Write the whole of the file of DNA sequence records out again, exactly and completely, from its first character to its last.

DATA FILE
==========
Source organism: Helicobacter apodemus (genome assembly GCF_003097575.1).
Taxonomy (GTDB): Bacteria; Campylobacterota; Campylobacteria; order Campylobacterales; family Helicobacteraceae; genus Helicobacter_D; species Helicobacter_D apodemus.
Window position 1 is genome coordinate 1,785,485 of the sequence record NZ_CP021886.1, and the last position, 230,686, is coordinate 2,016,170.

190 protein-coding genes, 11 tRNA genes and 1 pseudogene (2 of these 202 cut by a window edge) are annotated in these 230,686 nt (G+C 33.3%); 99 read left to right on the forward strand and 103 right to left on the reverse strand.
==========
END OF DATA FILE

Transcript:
Source organism: Helicobacter apodemus (genome assembly GCF_003097575.1).
Taxonomy (GTDB): Bacteria; Campylobacterota; Campylobacteria; order Campylobacterales; family Helicobacteraceae; genus Helicobacter_D; species Helicobacter_D apodemus.
Window position 1 is genome coordinate 1,785,485 of the sequence record NZ_CP021886.1, and the last position, 230,686, is coordinate 2,016,170.

190 protein-coding genes, 11 tRNA genes and 1 pseudogene (2 of these 202 cut by a window edge) are annotated in these 230,686 nt (G+C 33.3%); 99 read left to right on the forward strand and 103 right to left on the reverse strand.